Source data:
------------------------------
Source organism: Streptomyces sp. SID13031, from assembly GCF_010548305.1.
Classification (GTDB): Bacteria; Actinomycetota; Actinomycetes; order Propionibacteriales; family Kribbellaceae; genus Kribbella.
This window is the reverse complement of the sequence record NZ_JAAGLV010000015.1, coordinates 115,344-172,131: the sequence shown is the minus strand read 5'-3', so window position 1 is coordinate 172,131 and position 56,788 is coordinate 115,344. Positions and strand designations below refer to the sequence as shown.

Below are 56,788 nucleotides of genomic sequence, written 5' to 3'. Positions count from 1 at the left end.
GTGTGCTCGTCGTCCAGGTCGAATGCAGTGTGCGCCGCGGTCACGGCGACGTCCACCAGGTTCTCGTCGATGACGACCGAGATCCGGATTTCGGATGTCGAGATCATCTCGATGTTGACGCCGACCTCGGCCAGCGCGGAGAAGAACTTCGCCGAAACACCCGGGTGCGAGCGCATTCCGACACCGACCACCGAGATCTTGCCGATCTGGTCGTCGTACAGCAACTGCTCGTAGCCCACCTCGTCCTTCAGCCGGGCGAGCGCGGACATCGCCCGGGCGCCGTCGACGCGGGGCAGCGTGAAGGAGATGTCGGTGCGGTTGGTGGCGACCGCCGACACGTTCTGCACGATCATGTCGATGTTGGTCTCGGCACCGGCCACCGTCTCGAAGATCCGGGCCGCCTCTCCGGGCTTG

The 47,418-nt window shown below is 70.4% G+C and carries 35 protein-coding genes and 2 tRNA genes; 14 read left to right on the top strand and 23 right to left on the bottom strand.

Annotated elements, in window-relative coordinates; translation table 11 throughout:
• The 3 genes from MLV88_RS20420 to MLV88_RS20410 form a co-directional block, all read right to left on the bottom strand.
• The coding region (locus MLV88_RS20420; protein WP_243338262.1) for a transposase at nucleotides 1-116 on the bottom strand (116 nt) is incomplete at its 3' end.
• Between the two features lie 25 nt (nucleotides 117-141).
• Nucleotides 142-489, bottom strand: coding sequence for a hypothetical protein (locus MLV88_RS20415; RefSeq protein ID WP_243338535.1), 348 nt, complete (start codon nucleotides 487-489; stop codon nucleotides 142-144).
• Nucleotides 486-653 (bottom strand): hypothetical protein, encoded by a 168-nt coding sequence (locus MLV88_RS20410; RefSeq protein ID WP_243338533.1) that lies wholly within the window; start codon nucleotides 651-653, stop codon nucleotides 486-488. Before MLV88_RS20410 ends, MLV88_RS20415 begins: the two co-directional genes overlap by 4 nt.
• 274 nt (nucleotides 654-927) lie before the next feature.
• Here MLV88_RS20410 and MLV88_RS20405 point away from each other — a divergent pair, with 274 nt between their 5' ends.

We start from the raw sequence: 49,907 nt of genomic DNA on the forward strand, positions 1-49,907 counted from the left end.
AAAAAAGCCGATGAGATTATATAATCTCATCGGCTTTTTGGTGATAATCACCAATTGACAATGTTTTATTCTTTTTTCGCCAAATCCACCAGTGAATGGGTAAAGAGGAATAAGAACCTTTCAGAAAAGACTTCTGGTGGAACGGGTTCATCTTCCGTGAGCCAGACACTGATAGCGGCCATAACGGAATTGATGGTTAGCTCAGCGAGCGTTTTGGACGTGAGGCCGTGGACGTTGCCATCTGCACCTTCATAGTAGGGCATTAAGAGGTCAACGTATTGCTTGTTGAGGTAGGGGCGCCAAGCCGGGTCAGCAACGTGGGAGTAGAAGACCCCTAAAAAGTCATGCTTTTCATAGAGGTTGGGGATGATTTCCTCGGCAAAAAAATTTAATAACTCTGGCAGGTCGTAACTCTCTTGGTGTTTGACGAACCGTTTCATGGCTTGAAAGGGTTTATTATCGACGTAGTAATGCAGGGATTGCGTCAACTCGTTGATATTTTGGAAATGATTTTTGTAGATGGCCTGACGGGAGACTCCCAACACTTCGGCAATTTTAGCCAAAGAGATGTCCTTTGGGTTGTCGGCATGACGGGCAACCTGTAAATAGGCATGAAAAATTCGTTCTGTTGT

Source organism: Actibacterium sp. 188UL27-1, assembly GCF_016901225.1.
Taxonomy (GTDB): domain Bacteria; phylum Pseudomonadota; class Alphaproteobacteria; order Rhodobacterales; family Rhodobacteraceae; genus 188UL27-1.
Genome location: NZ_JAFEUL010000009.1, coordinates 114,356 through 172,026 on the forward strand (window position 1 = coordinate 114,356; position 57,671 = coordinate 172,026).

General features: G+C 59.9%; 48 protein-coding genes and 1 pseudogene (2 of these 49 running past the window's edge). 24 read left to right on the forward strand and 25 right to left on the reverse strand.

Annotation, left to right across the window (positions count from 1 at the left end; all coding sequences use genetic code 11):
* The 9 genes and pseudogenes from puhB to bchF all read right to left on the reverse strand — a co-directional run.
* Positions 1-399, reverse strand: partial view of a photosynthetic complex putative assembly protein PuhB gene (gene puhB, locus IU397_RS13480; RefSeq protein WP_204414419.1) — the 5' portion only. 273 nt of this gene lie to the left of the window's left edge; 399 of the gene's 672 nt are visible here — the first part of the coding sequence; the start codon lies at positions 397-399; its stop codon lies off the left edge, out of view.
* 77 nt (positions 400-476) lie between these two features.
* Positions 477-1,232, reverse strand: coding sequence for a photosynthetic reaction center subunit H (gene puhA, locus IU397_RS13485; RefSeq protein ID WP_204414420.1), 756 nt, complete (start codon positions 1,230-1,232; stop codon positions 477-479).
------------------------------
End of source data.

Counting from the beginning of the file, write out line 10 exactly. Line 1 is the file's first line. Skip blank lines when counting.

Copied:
• Between the two features lie 25 nt (nucleotides 117-141).